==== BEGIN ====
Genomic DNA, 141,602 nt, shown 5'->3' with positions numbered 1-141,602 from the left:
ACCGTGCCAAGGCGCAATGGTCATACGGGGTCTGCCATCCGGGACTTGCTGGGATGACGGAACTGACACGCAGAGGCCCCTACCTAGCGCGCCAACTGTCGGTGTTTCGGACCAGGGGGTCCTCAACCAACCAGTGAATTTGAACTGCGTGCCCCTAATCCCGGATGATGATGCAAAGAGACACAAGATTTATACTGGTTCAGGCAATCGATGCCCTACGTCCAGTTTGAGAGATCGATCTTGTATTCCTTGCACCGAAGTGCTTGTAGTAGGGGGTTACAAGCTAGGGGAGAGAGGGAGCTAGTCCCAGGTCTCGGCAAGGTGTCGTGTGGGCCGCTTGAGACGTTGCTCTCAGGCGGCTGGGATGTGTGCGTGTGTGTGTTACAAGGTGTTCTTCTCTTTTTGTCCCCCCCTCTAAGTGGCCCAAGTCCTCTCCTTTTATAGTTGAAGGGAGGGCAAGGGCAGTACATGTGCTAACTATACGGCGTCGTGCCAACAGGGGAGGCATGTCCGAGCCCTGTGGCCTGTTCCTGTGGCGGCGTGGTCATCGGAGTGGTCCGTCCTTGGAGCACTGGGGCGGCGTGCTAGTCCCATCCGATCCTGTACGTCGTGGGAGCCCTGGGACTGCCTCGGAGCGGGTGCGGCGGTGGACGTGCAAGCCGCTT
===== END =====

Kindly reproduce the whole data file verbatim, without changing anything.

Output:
Genomic DNA, 141,602 nt, shown 5'->3' with positions numbered 1-141,602 from the left:
ACCGTGCCAAGGCGCAATGGTCATACGGGGTCTGCCATCCGGGACTTGCTGGGATGACGGAACTGACACGCAGAGGCCCCTACCTAGCGCGCCAACTGTCGGTGTTTCGGACCAGGGGGTCCTCAACCAACCAGTGAATTTGAACTGCGTGCCCCTAATCCCGGATGATGATGCAAAGAGACACAAGATTTATACTGGTTCAGGCAATCGATGCCCTACGTCCAGTTTGAGAGATCGATCTTGTATTCCTTGCACCGAAGTGCTTGTAGTAGGGGGTTACAAGCTAGGGGAGAGAGGGAGCTAGTCCCAGGTCTCGGCAAGGTGTCGTGTGGGCCGCTTGAGACGTTGCTCTCAGGCGGCTGGGATGTGTGCGTGTGTGTGTTACAAGGTGTTCTTCTCTTTTTGTCCCCCCCTCTAAGTGGCCCAAGTCCTCTCCTTTTATAGTTGAAGGGAGGGCAAGGGCAGTACATGTGCTAACTATACGGCGTCGTGCCAACAGGGGAGGCATGTCCGAGCCCTGTGGCCTGTTCCTGTGGCGGCGTGGTCATCGGAGTGGTCCGTCCTTGGAGCACTGGGGCGGCGTGCTAGTCCCATCCGATCCTGTACGTCGTGGGAGCCCTGGGACTGCCTCGGAGCGGGTGCGGCGGTGGACGTGCAAGCCGCTT